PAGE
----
According to Geo Pollution, the existing workshop will also be transformed into a calibration and testing unit for drilling equipment. The floor will be covered with a new 15cm thick, reinforced, and sealed concrete floor.

Additional emergency infrastructure and equipment will include a fire detection system, firefighting equipment, emergency eye wash stations, and radiation detectors. A standby generator of 350 kVA will also be installed.

“As an alternative option, the facility to store radioactive source material can also be partially underground, with a small building above ground and a bunker pit below ground. The radioactive source material will be stored in a concrete-lined and covered pit with a sliding lockable pit cover. The same safety and security measures will be installed as for the container storage unit,” the document indicates.

It further said that regular leak tests will be performed to ensure it remains within the threshold limits. Faulty radioactive source material that cannot be repaired, as well as any obsolete materials, will be returned to the supplier for safe disposal. The necessary security and emergency response plans will be implemented at all times to ensure safety and protection of the environment and the local community.



Meanwhile, Swakopmund resident Louise Engelbrecht who started the online petition against the proposed project, said this project poses significant health and environmental risks to the community. 

She motivated the petition by citing the World Health Organization that exposure to radioactive materials can lead to serious health issues including cancer and genetic damage.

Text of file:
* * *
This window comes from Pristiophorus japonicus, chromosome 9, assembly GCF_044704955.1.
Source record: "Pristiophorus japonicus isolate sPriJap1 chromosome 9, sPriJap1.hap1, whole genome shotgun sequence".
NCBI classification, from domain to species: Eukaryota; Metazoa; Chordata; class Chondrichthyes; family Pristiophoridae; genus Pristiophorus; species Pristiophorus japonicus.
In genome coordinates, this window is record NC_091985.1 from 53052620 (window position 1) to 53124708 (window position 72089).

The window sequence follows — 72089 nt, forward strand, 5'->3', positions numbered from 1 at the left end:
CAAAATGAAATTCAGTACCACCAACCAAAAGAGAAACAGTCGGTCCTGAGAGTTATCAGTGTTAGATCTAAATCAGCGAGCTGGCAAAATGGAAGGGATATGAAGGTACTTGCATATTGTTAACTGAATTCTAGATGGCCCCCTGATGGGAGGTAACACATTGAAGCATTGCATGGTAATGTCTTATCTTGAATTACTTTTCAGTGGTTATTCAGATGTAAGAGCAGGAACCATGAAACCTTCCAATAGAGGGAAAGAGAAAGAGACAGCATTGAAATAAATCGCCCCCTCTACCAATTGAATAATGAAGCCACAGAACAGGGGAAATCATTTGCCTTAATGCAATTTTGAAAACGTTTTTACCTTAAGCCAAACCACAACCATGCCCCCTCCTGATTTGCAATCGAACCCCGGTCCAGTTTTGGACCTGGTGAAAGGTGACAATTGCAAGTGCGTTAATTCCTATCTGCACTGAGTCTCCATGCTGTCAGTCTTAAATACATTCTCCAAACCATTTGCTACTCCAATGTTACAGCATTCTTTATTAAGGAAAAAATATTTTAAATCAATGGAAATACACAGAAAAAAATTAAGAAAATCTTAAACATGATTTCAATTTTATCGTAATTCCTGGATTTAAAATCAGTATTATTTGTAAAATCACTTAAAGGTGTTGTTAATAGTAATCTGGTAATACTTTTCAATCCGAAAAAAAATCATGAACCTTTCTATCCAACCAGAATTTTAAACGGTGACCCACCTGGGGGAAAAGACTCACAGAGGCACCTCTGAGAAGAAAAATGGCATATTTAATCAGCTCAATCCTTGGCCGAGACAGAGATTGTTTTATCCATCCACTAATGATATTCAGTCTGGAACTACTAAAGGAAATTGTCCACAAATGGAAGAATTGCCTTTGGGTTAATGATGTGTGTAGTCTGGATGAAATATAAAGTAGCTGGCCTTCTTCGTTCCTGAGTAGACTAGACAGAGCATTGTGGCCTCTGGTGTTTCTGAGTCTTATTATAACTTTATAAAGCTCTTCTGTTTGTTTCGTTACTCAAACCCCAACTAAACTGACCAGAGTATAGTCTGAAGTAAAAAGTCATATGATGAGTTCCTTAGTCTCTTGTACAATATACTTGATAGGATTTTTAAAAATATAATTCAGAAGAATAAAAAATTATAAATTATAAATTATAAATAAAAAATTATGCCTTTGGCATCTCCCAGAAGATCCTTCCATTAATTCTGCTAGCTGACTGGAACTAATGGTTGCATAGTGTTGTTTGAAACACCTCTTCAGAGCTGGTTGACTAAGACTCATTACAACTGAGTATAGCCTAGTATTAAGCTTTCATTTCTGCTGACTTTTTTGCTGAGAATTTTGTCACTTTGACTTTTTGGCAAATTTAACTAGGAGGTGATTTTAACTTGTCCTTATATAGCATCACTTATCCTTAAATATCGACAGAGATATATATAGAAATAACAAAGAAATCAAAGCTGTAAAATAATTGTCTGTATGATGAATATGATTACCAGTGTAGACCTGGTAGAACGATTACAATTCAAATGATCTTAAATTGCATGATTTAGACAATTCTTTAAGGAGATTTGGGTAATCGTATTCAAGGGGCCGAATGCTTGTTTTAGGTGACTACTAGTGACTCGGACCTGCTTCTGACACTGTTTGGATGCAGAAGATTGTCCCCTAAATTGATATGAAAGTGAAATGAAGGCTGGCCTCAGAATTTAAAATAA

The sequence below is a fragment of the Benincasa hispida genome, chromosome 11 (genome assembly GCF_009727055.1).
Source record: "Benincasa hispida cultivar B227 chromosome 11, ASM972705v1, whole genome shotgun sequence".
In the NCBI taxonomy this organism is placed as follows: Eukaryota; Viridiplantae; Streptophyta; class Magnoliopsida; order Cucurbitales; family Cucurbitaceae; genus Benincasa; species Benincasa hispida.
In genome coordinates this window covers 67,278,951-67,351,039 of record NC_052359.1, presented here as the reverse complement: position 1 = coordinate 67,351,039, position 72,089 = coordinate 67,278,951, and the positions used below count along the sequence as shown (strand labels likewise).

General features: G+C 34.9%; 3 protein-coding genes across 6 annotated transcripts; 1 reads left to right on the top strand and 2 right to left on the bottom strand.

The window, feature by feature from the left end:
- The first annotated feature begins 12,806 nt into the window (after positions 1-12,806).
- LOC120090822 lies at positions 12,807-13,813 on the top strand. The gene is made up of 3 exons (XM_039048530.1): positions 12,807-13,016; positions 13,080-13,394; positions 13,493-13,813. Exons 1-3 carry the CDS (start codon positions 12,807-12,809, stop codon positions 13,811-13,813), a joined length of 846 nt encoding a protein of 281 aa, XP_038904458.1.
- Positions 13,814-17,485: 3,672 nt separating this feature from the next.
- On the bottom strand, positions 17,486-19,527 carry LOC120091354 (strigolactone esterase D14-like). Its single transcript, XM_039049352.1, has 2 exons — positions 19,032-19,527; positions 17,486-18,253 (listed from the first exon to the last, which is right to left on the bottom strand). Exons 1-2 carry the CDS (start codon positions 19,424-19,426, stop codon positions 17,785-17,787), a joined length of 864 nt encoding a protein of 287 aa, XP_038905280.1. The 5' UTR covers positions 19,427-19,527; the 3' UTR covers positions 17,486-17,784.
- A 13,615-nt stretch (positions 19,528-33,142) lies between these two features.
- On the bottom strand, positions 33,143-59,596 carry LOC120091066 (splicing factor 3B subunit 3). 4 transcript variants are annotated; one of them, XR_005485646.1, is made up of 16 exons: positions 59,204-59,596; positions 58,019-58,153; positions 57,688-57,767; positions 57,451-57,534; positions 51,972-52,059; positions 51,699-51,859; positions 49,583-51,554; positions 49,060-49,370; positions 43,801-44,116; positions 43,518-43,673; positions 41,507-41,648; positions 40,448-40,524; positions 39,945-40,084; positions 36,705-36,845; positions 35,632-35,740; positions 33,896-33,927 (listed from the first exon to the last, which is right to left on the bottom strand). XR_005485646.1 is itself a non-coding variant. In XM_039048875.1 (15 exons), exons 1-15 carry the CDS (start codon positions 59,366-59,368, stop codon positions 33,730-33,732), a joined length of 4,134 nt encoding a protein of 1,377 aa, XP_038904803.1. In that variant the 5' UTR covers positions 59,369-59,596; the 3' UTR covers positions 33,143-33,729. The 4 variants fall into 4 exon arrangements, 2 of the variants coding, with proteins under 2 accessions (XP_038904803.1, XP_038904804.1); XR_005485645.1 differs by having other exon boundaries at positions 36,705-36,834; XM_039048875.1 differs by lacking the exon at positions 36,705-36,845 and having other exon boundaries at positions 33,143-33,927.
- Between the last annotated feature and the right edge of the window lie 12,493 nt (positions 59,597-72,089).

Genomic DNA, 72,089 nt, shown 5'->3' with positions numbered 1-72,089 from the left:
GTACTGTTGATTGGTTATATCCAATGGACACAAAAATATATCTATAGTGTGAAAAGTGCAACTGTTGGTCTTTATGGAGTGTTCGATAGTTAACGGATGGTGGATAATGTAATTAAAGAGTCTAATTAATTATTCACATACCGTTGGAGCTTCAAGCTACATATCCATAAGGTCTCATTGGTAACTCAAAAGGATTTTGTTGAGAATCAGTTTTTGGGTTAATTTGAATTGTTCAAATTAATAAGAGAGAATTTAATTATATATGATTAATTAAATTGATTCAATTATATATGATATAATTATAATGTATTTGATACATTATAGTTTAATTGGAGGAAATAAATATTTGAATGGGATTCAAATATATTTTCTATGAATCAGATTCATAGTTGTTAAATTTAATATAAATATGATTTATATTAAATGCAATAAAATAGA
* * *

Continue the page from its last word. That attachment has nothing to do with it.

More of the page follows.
Moreover, she said accidents involving such materials could have catastrophic consequences for the environment and future generations.

Engelbrecht urged the relevant authorities in Swakopmund to stop the building of this facility and prioritise public safety over industrial interests.



John Hopkins from the Swakopmund Residents’ Association yesterday implored residents to submit objections against the project. He said little information is available on the proposed project to make an informed decision.

“We, at this stage, do not know much about the project and have requested more information. What we understand is that there will be equipment tested and some sort of radioactive activity will take place,” he said.

Hence, he said they will only be able to make a well-informed decision once they have all the information available. In the meantime, he urged residents who are not in favour of the project to visit the Swakopmund municipality or use the contact details on the notice and formally lodge their objection.


Municipality’s response

Spokesperson for the Swakopmund Municipality, Linda Mupupa, yesterday said the application is a standard procedure and that no plans have been approved by the council.

“The public is being requested to submit their comments and objections, and then this application will be submitted to the council for consideration as per procedure.”




2024-02-28  Eveline de Klerk